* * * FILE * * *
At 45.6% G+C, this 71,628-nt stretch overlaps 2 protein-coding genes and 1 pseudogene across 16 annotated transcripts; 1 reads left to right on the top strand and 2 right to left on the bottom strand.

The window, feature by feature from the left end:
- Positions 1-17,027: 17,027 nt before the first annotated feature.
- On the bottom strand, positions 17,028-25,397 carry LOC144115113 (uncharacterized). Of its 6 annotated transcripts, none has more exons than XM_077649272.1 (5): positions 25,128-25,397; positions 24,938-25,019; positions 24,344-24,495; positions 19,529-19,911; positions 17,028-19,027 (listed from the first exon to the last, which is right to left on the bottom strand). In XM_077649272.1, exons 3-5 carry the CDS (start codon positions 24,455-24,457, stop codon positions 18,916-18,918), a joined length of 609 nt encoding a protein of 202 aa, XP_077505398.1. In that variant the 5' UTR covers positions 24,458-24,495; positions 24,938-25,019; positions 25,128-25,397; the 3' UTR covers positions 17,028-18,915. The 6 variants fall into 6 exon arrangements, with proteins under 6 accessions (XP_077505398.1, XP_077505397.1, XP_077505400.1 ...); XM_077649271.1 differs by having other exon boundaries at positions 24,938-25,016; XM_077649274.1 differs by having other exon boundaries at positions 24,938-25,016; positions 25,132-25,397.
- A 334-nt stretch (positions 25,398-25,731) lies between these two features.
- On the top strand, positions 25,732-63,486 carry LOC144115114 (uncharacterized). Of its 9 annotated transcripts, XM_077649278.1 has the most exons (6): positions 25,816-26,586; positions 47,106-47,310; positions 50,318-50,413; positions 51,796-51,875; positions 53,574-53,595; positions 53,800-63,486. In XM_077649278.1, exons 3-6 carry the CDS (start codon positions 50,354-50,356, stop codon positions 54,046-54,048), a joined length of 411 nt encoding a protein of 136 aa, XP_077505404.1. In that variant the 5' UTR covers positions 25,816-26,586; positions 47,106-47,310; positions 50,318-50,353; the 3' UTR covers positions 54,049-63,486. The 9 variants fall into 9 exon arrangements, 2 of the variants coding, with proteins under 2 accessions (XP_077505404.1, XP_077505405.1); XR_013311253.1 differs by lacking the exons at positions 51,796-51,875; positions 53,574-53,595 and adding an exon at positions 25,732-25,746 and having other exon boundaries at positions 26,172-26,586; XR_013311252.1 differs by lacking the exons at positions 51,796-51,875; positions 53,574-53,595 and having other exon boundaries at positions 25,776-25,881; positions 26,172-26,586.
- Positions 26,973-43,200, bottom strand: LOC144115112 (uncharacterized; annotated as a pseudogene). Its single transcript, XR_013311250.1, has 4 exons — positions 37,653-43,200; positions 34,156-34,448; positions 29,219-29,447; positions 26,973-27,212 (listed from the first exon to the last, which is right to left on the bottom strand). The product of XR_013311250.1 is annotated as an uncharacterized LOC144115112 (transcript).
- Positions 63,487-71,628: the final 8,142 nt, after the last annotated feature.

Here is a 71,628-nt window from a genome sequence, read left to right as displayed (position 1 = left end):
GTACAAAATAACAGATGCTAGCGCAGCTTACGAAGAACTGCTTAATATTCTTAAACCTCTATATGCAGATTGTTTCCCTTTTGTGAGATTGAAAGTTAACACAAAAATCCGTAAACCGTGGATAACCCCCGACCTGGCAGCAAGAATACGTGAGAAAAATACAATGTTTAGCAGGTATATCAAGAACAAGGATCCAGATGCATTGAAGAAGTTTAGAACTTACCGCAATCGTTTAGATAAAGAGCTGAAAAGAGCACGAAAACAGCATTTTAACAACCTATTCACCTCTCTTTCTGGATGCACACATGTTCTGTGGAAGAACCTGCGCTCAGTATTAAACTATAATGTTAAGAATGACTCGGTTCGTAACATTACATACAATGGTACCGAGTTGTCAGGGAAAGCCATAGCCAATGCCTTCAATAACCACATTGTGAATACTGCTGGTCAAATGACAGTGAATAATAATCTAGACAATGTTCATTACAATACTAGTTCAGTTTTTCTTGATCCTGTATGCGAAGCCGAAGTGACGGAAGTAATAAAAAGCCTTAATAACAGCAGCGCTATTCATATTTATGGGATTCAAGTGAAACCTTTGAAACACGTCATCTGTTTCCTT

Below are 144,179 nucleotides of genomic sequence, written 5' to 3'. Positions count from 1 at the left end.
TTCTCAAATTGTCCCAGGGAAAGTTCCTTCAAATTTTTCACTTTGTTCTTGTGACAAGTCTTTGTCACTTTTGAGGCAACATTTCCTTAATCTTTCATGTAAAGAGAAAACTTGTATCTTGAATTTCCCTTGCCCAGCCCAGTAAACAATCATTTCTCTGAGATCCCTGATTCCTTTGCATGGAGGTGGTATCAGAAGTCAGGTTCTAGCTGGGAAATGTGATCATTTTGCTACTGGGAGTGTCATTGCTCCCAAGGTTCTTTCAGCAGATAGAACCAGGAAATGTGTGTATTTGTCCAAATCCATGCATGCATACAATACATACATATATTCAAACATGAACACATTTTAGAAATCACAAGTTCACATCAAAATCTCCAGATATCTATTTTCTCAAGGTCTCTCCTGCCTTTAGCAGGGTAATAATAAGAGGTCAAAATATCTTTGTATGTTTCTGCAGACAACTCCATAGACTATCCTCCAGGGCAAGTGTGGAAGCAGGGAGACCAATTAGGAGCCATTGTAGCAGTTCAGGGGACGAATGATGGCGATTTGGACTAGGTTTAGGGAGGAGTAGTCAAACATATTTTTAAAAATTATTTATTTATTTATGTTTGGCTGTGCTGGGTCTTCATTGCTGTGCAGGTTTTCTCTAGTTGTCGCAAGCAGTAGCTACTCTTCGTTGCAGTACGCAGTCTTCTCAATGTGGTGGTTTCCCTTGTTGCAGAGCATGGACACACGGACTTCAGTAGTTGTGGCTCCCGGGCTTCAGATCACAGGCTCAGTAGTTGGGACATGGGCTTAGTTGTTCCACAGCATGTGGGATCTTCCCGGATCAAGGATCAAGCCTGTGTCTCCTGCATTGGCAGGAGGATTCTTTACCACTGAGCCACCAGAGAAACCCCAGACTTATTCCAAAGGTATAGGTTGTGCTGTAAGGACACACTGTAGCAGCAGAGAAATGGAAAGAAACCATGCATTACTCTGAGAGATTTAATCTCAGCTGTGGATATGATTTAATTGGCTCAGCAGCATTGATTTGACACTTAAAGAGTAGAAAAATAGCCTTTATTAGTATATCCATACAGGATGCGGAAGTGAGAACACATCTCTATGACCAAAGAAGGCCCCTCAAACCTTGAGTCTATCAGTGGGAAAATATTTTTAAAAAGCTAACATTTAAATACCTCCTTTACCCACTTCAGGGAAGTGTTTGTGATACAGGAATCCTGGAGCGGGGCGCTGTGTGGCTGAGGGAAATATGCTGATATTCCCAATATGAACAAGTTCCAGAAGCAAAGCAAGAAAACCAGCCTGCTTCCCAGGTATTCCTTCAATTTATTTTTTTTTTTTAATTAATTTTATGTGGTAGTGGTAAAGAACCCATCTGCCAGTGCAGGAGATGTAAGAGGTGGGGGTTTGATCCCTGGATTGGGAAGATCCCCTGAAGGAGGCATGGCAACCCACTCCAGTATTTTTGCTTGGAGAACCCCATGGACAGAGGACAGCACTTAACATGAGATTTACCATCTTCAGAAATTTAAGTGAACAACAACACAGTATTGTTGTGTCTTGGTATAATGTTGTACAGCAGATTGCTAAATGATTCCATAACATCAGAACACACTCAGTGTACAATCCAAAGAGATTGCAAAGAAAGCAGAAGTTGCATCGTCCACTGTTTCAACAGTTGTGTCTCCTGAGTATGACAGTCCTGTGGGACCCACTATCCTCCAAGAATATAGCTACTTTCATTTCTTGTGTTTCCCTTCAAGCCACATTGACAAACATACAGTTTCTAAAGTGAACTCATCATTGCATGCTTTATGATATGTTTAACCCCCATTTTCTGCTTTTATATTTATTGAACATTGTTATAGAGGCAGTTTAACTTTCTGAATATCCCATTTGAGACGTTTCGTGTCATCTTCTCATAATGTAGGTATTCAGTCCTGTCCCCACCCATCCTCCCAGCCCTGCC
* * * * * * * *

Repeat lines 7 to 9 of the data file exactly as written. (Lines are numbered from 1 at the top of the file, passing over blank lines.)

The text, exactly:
- Positions 26,973-43,200, bottom strand: LOC144115112 (uncharacterized; annotated as a pseudogene). Its single transcript, XR_013311250.1, has 4 exons — positions 37,653-43,200; positions 34,156-34,448; positions 29,219-29,447; positions 26,973-27,212 (listed from the first exon to the last, which is right to left on the bottom strand). The product of XR_013311250.1 is annotated as an uncharacterized LOC144115112 (transcript).
- Positions 63,487-71,628: the final 8,142 nt, after the last annotated feature.

Here is a 71,628-nt window from a genome sequence, read left to right as displayed (position 1 = left end):